Pull the nipple through the hole in the lamp shade. Slide the washer and hex nut down the wire and screw the nut onto the nipple with the washer in between.


Pull the nipple through the hole in the top of the shade.

Tighten the nut onto the nipple with the washer in between.

You're almost finished with the lamp. Now your shade and twenty dollars worth of parts is this close to being a three hundred and twenty nine dollar retail lamp. Except that the shade is used. Big deal.

You could put something over the nipple where it sticks out of the top of the shade to dress it up a little bit, but I'm not going to. This part of the lamp will be above eye level and no one will ever see it.

Clean the cord and this part is finished.
Now for attaching the canopy part. The canopy came with a chain loop. With a swag lamp you would bend open the first chain link and hook it through this loop. This isn't a swag lamp and the loop gets in the way. Time to get rid of it.


The canopy and chain loop thingy.

This what it looks like before the operation.

After a simple loop-ectomy using the wire cutters . . .

 . . . it looks like this.

Push the cord through.

Screw on the second hex nut.

The lamp is done. You have a working George Nelson Bubble Saucer Lamp on one end of your white cord and a ceiling canopy and stripped wires ready to be attached to the wires in your ceiling box.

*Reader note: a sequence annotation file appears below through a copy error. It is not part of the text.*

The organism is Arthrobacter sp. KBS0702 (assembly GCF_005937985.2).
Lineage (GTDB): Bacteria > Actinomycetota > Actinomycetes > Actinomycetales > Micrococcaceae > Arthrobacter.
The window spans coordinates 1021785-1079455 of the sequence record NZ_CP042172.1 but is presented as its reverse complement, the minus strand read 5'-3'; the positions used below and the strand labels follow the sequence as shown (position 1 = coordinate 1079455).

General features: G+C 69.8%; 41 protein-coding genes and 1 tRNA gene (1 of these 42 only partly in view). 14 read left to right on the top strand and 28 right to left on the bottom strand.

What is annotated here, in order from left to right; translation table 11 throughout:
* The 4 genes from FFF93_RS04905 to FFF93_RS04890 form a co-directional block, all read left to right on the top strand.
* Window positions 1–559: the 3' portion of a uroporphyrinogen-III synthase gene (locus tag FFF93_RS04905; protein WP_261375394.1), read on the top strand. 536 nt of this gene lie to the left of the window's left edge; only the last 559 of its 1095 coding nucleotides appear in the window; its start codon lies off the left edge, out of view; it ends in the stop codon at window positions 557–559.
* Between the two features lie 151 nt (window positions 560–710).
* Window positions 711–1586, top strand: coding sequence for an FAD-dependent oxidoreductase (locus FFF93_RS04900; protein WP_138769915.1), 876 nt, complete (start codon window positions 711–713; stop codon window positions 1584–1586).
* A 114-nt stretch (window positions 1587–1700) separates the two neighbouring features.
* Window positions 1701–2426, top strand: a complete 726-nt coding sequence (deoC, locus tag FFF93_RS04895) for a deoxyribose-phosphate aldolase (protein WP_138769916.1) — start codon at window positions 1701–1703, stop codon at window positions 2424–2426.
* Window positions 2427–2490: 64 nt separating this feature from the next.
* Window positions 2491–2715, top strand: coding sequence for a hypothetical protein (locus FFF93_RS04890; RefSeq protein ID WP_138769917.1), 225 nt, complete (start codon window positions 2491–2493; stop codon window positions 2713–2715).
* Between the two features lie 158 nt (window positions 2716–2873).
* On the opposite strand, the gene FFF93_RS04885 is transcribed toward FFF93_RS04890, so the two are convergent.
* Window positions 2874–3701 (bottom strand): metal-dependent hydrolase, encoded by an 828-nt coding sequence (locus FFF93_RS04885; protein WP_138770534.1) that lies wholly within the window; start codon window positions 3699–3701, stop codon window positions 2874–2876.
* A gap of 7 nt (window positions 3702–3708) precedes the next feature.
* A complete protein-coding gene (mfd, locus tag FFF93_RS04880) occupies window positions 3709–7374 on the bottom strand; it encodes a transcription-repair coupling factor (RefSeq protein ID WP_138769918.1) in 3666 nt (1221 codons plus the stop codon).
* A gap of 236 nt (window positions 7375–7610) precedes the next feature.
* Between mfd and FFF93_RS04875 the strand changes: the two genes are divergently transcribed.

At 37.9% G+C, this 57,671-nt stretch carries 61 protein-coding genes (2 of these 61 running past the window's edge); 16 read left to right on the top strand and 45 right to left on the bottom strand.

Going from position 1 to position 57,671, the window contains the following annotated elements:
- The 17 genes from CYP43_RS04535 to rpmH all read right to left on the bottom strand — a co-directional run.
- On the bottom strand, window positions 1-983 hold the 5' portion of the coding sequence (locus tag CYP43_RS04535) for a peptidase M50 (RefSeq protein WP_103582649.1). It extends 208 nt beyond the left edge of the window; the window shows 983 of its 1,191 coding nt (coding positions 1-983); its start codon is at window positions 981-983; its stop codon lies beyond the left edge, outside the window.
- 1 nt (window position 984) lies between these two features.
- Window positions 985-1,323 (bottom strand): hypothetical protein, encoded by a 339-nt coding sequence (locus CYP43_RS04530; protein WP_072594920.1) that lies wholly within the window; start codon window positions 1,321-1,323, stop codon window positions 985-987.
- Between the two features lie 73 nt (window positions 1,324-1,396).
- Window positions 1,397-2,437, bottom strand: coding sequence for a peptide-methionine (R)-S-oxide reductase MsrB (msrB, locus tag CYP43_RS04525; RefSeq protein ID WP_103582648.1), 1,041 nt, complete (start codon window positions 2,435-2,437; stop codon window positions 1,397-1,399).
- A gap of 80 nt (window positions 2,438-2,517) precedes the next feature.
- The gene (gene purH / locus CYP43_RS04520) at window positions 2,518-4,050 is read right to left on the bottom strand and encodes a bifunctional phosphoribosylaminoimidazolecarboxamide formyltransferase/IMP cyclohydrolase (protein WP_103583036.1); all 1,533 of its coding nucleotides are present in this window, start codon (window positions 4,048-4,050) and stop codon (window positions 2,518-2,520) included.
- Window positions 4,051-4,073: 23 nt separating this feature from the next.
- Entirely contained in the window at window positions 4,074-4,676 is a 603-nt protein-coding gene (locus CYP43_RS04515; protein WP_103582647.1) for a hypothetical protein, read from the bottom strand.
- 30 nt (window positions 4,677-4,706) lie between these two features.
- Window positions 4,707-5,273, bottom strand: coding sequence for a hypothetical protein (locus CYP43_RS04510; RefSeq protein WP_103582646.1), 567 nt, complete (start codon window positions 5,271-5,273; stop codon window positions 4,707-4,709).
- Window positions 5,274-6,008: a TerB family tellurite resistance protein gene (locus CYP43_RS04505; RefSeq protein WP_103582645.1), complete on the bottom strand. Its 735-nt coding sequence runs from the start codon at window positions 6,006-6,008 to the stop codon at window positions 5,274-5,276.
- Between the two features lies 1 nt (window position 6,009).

Both ends of your work.


Since I'm not hanging my lamp just yet I can't show you the finished project, but here's what you do. Determine the hanging height of your lamp. Then, on the canopy end, trim the length of your white cord accordingly. You'll have to strip the ends of your wires again if you cut the length of your white cord. No sweat, you've had practice.

Assuming there's nothing in your ceiling box but the wires to one lamp you tie your black wire to black, your white wire to white, and your green wire to the little green screw or green wire (or the completely bare copper wire running between the white and black wires)
Black to black, white to white, and green to green.

Take the two screws that came with the canopy kit and screw the canopy to the ceiling box. Poof! You're done.
These two screws came with the canopy kit

We'll be back later with . . . more stuff